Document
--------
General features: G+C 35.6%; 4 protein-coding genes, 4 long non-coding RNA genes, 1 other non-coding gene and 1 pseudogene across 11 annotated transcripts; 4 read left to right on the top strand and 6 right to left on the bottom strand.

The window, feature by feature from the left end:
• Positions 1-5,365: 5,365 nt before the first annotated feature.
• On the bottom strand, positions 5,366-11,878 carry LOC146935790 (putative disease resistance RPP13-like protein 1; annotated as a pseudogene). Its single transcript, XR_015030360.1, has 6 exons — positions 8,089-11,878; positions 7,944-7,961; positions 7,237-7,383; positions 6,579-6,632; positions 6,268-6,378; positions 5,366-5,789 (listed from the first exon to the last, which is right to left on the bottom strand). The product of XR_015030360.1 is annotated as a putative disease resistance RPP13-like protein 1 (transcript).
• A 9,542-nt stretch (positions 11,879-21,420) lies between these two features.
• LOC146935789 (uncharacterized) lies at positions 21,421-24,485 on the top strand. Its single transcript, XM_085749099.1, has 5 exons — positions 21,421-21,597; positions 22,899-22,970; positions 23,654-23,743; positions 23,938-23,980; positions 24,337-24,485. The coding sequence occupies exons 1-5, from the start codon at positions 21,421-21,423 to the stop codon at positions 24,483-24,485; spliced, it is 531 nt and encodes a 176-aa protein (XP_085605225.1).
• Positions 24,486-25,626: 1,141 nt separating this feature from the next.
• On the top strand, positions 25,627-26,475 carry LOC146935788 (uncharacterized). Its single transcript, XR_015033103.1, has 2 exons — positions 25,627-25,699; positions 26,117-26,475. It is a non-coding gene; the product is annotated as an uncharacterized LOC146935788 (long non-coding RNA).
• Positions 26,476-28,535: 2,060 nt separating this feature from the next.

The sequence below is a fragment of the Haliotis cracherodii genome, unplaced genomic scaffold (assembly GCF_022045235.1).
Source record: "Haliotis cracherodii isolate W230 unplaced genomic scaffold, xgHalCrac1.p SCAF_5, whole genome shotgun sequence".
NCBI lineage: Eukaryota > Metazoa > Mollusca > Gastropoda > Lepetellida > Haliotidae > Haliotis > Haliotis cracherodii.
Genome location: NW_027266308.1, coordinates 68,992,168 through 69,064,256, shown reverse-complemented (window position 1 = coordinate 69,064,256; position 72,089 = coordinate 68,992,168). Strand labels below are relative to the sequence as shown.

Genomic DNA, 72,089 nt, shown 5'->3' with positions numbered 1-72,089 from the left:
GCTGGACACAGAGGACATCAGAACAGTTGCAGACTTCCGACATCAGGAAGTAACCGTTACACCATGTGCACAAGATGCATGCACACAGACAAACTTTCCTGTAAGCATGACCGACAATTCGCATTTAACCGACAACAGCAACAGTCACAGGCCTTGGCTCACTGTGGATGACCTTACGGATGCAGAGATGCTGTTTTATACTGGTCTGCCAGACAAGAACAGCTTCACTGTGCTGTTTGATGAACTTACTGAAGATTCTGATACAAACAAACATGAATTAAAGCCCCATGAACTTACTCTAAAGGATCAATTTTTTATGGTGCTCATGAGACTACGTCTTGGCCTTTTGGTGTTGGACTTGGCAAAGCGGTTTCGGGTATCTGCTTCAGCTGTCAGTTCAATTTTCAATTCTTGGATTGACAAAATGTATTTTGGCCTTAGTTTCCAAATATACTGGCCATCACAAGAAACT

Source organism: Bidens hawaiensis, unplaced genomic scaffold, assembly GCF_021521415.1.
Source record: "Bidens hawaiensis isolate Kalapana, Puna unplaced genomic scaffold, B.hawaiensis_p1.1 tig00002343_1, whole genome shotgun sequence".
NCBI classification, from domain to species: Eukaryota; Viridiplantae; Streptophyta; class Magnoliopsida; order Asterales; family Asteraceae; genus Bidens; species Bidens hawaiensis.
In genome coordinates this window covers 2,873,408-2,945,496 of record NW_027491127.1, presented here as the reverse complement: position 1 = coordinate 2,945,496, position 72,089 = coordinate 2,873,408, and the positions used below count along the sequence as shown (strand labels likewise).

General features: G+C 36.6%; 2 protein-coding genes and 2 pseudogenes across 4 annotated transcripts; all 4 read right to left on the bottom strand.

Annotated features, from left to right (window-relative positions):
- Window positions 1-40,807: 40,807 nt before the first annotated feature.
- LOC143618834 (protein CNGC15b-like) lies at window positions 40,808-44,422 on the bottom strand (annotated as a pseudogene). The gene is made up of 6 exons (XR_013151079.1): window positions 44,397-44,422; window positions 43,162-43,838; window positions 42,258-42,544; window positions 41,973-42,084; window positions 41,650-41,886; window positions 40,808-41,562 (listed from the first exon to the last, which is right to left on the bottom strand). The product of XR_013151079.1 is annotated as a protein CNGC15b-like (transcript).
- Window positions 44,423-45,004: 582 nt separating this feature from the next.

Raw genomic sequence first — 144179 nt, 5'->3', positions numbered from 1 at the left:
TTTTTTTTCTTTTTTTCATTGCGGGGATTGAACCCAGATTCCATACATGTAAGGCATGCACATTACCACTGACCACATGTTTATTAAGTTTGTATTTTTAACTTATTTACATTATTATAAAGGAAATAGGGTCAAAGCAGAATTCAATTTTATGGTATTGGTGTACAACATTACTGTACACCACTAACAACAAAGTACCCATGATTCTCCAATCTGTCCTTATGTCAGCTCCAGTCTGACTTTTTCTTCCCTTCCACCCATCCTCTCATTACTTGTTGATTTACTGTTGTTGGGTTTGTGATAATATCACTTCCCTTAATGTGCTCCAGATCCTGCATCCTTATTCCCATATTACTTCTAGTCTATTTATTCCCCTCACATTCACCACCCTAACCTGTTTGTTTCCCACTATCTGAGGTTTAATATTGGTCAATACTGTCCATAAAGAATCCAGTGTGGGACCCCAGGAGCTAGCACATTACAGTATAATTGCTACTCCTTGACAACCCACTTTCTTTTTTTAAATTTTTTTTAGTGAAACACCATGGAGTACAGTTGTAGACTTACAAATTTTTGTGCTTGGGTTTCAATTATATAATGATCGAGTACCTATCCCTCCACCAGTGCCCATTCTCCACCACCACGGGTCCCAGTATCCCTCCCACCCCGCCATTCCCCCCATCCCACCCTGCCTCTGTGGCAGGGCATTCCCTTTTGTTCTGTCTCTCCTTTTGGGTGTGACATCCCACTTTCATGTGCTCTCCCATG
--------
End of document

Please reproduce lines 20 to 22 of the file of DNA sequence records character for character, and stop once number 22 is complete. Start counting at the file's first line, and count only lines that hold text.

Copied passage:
General features: G+C 36.6%; 2 protein-coding genes and 2 pseudogenes across 4 annotated transcripts; all 4 read right to left on the bottom strand.

Annotated features, from left to right (window-relative positions):
- Window positions 1-40,807: 40,807 nt before the first annotated feature.